21. #21
    mtbr member
    Reputation: lancelot's Avatar
    Join Date
    May 2006
    Posts
    992
    I have a 29+ and a "FAT" fatbike (Bud/Lou on hundreds). The fattie is my go to bike when it snows but I rarely take it out anymore when the trails are dry since I discovered 29+. For me the 29+ is just better and more fun 95% of the time I ride. I do have front suspension though so that might be part of it. Maybe when a proper fork for my fattie comes out I will get it out more in the dirt.
    The LPG

  22. #22
    mtbr member
    Reputation:
    Join Date
    Sep 2008
    Posts
    442
    Quote Originally Posted by Spence88 View Post

    If you were about ready to get on a hardpack trail, and could go at it with either a stock Pugs or a stock Krampus, which would you put a leg over (and why)?
    For those conditions, I'll grab my Krampus if it's above 60 degrees and my Pug if it's below 60 degrees. The Pugs is generally funner, but the Krampus is faster.

    I started with my Pugs and would recommend you go that route first. On a side note, I can't help but scratch my head at the MSRP on the complete Krampus, it ought to cost a few hundred less than a Pugs for some reason it costs a few hundred more...

  23. #23
    will rant for food
    Reputation:
    Join Date
    Jan 2010
    Posts
    3,611
    Quote Originally Posted by racefit View Post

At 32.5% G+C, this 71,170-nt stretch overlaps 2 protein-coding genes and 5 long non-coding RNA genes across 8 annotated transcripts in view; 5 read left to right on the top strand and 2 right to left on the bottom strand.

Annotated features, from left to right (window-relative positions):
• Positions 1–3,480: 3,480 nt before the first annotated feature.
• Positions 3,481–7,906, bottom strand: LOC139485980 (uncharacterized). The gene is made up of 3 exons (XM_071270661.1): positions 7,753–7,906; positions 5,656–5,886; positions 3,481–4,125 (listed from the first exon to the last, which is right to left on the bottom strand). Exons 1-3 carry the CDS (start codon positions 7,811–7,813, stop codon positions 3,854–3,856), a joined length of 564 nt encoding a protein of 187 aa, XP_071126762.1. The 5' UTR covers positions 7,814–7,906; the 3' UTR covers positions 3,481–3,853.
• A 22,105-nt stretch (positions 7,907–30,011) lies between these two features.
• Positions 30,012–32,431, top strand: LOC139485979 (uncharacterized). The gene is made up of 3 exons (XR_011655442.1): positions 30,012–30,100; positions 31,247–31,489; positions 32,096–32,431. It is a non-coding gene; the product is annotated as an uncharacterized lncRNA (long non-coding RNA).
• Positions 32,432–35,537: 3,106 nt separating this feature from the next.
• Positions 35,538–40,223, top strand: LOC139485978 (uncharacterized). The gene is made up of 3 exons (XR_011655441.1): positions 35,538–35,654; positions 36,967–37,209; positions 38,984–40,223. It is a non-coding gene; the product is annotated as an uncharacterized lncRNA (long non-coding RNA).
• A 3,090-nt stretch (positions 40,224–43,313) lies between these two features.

Can you expand on what you mean by "light rims and tires on a full fatty"?

    What kinds of rims? What size tires, 3.8? 4.8?

    I'm between building a Krampus or Pugs SS and very interested to hear your comments in ride characteristics.


    Sent from my iPad using Tapatalk
    There are a range of weights among fat rims and tires. Their differences are dramatic compared with differences among 29er tires and rims. The expense goes way up as you try to lose a ton of weight. But, rolling weight loss (low density rims and tires) is way easier to feel than static weight loss (light weight frame and components).

    To OP: if you are truly on hardpack more often, the Krampus. Rolls quick. Doesn't have the same raunchy awesome amount of steering grip that a full fat tire has. ...Then again, the Surly Dirt Wizard tires are going to available at some point in the not too distant future, a studlier grippy version of the 29x3" wide tire size. That's what I have my eye on for this next summer.